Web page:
Director of the Women's Brain Initiative and Associate Director of the Alzheimer's Prevention Clinic at Weill Cornell Medical College
POSTPONED! Sex Differences in Alzheimer’s Risk and The Weill Cornell Women’s Brain Initiative
After advanced age, female sex is the major risk factor for late-onset Alzheimer’s disease (AD). While AD is not unique to females, women constitute roughly two-thirds of patients living with AD-dementia, with postmenopausal women accounting for over 60% of all those affected. While previously, the 2:1 ratio was attributed to women’s longer life expectancy relative to men, several emerging lines of evidence point to sex- and gender-specific AD risk factors rather than life span. Recent studies have identified over thirty AD risk factors that impact the sexes differently, with female sex generally being more severely impacted. These include chiefly genetic (e.g. family history, APOE genotype), medical (e.g., depression, stroke, diabetes), hormonal (e.g., menopause, thyroid disease), and lifestyle risks (e.g., smoking, diet, exercise, intellectual activity). As many of these AD risk factors are modifiable, especially if addressed in midlife, identification of sex-specific risks is pivotal towards development of targeted AD risk reduction strategies.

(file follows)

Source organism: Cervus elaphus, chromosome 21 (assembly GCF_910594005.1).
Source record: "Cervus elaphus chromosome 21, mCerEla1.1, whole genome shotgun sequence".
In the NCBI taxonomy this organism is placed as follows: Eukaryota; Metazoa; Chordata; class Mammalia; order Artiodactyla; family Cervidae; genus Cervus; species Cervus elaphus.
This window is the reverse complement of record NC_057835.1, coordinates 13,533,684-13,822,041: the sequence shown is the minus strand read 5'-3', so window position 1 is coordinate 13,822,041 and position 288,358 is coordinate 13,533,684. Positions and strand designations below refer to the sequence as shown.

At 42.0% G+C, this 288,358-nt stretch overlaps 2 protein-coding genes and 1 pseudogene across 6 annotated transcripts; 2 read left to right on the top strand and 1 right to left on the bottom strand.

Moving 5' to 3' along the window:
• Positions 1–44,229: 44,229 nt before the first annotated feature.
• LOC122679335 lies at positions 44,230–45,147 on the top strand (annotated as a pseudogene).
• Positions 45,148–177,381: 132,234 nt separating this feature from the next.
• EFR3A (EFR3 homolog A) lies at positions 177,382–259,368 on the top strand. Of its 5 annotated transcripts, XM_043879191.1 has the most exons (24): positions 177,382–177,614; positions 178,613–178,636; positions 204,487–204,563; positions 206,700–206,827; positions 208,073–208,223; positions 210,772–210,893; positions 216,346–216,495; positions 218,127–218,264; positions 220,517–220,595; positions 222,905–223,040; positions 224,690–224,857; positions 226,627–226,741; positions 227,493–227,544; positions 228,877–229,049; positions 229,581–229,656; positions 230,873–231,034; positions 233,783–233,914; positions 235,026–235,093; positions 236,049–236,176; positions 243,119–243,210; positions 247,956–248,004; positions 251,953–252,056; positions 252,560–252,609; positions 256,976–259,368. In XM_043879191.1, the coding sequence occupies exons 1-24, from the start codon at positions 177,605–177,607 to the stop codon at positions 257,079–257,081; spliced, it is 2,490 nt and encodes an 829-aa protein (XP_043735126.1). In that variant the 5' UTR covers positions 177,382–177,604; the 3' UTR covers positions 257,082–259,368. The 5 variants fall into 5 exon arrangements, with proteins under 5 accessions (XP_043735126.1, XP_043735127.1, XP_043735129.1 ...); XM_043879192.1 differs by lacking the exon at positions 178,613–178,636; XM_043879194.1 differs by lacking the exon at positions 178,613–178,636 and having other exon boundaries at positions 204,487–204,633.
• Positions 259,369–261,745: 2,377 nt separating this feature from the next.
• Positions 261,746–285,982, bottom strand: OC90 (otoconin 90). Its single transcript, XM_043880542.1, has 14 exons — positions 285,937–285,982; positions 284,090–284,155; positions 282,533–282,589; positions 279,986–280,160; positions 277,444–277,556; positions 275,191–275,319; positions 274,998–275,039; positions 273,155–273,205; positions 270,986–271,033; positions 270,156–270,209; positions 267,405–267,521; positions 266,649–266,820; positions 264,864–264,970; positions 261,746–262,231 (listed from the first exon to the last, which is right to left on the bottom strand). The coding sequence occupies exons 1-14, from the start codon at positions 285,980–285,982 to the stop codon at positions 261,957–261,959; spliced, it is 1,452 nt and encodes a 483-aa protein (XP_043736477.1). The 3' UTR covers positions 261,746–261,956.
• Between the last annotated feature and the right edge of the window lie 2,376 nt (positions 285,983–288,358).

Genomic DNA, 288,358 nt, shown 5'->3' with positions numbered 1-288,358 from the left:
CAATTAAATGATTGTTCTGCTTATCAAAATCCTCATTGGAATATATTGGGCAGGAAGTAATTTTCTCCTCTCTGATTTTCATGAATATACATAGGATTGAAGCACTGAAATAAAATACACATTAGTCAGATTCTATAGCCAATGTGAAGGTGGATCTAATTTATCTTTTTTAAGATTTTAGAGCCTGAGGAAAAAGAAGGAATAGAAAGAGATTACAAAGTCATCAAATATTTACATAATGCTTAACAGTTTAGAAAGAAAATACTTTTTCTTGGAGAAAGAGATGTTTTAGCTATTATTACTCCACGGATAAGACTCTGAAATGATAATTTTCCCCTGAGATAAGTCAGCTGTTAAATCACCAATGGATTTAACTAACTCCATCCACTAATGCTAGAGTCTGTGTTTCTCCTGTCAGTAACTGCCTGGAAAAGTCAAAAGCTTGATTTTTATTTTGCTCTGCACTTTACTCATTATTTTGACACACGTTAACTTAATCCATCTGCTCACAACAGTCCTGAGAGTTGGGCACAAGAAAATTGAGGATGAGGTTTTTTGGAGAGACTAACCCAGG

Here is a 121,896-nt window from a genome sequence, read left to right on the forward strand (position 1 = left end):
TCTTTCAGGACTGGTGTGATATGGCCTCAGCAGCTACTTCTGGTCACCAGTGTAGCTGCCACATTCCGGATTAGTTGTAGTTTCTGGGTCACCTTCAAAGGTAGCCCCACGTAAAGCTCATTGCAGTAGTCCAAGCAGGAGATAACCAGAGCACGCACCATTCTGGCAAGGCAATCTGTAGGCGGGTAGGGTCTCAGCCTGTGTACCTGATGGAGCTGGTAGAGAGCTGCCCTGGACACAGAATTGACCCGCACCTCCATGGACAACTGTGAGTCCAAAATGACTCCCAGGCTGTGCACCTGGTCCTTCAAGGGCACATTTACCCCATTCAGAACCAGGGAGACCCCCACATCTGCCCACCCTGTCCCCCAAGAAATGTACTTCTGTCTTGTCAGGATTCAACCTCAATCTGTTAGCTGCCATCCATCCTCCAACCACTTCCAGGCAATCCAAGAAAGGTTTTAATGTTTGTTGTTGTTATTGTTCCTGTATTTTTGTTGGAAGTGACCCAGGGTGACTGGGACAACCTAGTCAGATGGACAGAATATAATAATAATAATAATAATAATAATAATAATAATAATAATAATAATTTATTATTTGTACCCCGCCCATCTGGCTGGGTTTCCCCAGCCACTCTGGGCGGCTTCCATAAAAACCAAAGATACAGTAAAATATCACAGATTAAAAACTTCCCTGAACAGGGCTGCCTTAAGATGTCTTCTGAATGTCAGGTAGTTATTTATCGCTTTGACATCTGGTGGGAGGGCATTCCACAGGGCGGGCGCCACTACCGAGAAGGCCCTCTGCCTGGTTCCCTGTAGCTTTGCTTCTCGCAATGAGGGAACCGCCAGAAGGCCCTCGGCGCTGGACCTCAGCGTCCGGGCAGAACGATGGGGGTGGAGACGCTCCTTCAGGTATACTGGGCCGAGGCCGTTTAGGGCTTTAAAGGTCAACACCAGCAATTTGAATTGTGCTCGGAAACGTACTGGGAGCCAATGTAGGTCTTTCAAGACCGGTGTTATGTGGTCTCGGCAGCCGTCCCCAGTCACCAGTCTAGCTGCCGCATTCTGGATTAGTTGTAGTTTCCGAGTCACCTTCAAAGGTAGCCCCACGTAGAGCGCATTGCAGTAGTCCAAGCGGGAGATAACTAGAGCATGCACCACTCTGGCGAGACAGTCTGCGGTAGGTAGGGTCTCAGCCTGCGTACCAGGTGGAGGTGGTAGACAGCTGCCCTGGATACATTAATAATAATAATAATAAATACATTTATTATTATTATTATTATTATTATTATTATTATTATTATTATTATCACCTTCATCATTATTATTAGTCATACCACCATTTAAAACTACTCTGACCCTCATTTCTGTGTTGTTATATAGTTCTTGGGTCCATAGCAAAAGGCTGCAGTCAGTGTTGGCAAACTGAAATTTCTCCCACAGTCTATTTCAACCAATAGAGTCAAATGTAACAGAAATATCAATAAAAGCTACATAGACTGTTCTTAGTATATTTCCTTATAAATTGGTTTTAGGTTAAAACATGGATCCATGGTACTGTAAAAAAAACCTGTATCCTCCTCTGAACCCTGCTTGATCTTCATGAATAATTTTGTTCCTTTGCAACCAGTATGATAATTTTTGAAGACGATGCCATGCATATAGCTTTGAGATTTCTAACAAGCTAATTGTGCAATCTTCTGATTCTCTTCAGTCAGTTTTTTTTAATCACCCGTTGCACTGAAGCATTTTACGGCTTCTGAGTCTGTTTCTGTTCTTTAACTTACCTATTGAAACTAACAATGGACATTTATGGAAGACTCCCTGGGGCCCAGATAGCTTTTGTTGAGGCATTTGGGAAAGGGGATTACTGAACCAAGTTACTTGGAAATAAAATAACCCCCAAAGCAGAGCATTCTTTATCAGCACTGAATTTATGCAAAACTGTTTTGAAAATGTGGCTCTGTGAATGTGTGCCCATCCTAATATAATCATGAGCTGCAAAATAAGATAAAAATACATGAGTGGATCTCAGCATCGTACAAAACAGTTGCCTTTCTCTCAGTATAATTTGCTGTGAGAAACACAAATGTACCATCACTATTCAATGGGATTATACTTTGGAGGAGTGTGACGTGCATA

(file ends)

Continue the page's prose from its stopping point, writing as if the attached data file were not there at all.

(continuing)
Lisa Mosconi, Ph.D. is the director of the Women’s Brain Initiative and associate director of the Alzheimer’s Prevention Clinic at Weill Cornell Medical College, where she serves as an associate professor of neuroscience in neurology and radiology. In addition, she is an adjunct faculty member at New York University’s Department of Psychiatry and the author of Brain Food: The Surprising Science of Eating for Cognitive Power andThe XX Brain: The Groundbreaking Science Empowering Women to Maximize Cognitive Health and Prevent Alzheimer’s Disease.